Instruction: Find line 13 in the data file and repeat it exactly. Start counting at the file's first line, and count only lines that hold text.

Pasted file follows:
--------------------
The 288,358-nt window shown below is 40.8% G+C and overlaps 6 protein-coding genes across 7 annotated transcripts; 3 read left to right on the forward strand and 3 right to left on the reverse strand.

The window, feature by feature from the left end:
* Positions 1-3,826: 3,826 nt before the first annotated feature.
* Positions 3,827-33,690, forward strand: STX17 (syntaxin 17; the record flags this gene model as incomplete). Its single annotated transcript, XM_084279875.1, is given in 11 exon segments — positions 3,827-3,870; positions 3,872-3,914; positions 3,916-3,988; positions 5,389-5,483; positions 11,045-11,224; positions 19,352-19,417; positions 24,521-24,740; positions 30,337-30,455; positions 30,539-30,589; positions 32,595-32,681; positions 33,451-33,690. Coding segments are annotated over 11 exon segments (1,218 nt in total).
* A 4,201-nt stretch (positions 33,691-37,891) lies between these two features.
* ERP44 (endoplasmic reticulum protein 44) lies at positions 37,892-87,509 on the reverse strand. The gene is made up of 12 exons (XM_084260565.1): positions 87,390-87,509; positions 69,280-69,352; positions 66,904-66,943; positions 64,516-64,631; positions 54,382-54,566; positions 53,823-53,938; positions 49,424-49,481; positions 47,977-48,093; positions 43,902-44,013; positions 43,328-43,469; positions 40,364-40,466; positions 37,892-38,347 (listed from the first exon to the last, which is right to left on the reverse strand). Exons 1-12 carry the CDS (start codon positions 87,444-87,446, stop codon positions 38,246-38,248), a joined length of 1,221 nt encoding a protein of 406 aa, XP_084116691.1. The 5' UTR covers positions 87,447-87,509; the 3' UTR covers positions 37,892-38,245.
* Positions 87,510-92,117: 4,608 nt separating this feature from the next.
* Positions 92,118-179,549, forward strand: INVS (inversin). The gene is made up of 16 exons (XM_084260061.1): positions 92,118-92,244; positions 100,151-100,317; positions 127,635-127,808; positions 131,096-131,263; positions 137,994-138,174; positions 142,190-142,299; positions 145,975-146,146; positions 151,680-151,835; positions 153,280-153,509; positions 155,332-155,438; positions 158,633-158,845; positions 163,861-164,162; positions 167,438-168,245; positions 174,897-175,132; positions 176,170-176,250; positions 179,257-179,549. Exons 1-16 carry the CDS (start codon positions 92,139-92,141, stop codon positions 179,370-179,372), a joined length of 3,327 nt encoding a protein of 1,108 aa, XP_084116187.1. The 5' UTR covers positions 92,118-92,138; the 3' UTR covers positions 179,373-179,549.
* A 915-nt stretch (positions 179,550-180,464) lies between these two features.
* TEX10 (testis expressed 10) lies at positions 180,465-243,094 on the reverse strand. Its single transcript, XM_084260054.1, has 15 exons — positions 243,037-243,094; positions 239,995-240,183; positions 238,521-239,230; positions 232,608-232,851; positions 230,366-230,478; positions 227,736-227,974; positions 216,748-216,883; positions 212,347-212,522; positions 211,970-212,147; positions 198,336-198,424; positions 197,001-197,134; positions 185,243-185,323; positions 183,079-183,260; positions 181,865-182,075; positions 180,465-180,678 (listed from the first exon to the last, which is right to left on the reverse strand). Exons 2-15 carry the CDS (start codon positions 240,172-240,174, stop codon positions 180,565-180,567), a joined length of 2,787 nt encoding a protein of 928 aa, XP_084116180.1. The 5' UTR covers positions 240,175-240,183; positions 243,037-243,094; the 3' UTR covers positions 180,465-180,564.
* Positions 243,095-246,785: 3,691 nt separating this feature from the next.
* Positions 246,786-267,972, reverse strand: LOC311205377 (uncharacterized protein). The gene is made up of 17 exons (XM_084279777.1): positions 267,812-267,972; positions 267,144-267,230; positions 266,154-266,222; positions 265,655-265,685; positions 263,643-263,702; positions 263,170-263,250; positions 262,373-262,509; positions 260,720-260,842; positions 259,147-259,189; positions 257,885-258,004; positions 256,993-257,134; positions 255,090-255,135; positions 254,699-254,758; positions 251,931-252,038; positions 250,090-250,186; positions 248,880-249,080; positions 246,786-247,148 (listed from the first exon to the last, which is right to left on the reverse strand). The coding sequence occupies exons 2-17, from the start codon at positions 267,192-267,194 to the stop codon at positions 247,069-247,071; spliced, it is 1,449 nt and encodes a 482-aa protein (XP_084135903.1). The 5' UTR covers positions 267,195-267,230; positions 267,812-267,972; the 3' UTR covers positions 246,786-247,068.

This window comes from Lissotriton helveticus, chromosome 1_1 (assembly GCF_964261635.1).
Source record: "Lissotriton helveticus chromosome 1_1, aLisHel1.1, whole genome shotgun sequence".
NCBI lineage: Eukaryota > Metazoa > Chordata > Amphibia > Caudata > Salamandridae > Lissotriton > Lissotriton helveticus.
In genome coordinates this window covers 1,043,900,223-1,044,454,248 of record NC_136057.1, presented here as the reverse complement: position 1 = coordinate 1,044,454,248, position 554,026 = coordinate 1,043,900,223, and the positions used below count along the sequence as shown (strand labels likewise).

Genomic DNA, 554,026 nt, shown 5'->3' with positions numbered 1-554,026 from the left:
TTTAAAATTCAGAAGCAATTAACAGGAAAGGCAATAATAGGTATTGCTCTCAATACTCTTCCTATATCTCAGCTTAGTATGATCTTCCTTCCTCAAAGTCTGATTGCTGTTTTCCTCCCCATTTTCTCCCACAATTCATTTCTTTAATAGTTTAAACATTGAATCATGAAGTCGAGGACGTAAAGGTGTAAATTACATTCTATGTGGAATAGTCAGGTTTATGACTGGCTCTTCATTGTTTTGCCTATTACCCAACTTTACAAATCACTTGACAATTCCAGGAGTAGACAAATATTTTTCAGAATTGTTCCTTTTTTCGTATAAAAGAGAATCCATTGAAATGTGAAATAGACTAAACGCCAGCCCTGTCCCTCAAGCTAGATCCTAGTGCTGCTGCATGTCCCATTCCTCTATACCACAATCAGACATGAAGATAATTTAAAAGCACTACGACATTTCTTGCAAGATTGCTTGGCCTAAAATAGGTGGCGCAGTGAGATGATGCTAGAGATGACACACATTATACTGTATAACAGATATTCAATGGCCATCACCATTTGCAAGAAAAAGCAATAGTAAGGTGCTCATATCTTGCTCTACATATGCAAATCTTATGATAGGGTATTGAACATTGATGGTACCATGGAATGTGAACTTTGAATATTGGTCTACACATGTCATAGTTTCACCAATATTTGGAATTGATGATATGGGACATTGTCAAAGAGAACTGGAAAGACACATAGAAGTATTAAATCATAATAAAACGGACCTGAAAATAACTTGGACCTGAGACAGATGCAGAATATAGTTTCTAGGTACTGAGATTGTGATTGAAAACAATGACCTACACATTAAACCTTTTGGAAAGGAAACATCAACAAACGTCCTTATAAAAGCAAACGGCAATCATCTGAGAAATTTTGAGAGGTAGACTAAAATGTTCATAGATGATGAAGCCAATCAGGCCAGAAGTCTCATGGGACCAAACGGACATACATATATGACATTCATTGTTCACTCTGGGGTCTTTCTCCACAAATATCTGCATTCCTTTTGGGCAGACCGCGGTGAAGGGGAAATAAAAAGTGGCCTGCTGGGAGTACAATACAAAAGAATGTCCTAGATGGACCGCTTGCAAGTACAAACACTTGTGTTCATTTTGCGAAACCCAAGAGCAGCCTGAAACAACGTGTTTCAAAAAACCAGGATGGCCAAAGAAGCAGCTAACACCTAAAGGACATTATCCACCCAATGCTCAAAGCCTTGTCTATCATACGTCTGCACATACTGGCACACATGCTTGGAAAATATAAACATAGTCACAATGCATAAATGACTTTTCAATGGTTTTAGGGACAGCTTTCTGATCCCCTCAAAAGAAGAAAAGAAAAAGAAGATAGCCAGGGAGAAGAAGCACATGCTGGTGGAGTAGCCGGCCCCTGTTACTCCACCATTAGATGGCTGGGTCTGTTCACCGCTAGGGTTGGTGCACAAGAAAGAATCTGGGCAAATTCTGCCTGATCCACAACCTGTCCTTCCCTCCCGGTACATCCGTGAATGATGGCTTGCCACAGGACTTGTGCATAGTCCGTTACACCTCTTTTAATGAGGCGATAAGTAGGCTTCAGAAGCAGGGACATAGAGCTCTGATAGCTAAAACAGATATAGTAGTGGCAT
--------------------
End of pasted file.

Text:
This window comes from Lissotriton helveticus, chromosome 1_1 (assembly GCF_964261635.1).